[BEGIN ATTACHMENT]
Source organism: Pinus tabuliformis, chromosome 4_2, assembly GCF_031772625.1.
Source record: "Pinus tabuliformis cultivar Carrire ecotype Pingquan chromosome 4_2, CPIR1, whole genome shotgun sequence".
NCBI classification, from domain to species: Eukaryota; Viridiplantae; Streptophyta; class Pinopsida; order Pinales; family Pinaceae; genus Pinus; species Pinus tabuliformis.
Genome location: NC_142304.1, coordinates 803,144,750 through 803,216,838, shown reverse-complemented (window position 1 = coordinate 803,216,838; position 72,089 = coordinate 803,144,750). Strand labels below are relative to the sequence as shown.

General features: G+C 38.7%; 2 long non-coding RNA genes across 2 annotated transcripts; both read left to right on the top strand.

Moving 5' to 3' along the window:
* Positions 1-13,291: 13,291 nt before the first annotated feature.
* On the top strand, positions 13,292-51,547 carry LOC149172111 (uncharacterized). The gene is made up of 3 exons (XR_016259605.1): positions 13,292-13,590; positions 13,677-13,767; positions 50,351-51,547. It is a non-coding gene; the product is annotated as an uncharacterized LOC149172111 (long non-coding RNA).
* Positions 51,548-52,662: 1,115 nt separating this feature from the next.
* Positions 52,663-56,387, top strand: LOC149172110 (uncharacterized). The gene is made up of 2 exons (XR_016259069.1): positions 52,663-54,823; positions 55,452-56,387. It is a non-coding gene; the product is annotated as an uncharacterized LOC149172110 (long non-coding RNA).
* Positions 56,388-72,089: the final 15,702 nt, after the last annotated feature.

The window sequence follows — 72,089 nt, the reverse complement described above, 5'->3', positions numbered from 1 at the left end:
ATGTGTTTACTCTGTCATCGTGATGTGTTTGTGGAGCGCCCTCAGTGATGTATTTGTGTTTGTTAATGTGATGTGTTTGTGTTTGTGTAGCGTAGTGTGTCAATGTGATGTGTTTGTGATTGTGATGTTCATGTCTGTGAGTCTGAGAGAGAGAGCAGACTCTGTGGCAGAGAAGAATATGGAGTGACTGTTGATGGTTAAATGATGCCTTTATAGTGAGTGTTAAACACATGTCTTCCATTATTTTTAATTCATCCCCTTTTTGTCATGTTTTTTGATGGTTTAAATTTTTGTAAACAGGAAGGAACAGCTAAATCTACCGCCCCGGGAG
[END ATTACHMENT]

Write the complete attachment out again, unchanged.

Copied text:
Source organism: Pinus tabuliformis, chromosome 4_2, assembly GCF_031772625.1.
Source record: "Pinus tabuliformis cultivar Carrire ecotype Pingquan chromosome 4_2, CPIR1, whole genome shotgun sequence".
NCBI classification, from domain to species: Eukaryota; Viridiplantae; Streptophyta; class Pinopsida; order Pinales; family Pinaceae; genus Pinus; species Pinus tabuliformis.
Genome location: NC_142304.1, coordinates 803,144,750 through 803,216,838, shown reverse-complemented (window position 1 = coordinate 803,216,838; position 72,089 = coordinate 803,144,750). Strand labels below are relative to the sequence as shown.

General features: G+C 38.7%; 2 long non-coding RNA genes across 2 annotated transcripts; both read left to right on the top strand.

Moving 5' to 3' along the window:
* Positions 1-13,291: 13,291 nt before the first annotated feature.
* On the top strand, positions 13,292-51,547 carry LOC149172111 (uncharacterized). The gene is made up of 3 exons (XR_016259605.1): positions 13,292-13,590; positions 13,677-13,767; positions 50,351-51,547. It is a non-coding gene; the product is annotated as an uncharacterized LOC149172111 (long non-coding RNA).
* Positions 51,548-52,662: 1,115 nt separating this feature from the next.
* Positions 52,663-56,387, top strand: LOC149172110 (uncharacterized). The gene is made up of 2 exons (XR_016259069.1): positions 52,663-54,823; positions 55,452-56,387. It is a non-coding gene; the product is annotated as an uncharacterized LOC149172110 (long non-coding RNA).
* Positions 56,388-72,089: the final 15,702 nt, after the last annotated feature.

The window sequence follows — 72,089 nt, the reverse complement described above, 5'->3', positions numbered from 1 at the left end:
ATGTGTTTACTCTGTCATCGTGATGTGTTTGTGGAGCGCCCTCAGTGATGTATTTGTGTTTGTTAATGTGATGTGTTTGTGTTTGTGTAGCGTAGTGTGTCAATGTGATGTGTTTGTGATTGTGATGTTCATGTCTGTGAGTCTGAGAGAGAGAGCAGACTCTGTGGCAGAGAAGAATATGGAGTGACTGTTGATGGTTAAATGATGCCTTTATAGTGAGTGTTAAACACATGTCTTCCATTATTTTTAATTCATCCCCTTTTTGTCATGTTTTTTGATGGTTTAAATTTTTGTAAACAGGAAGGAACAGCTAAATCTACCGCCCCGGGAG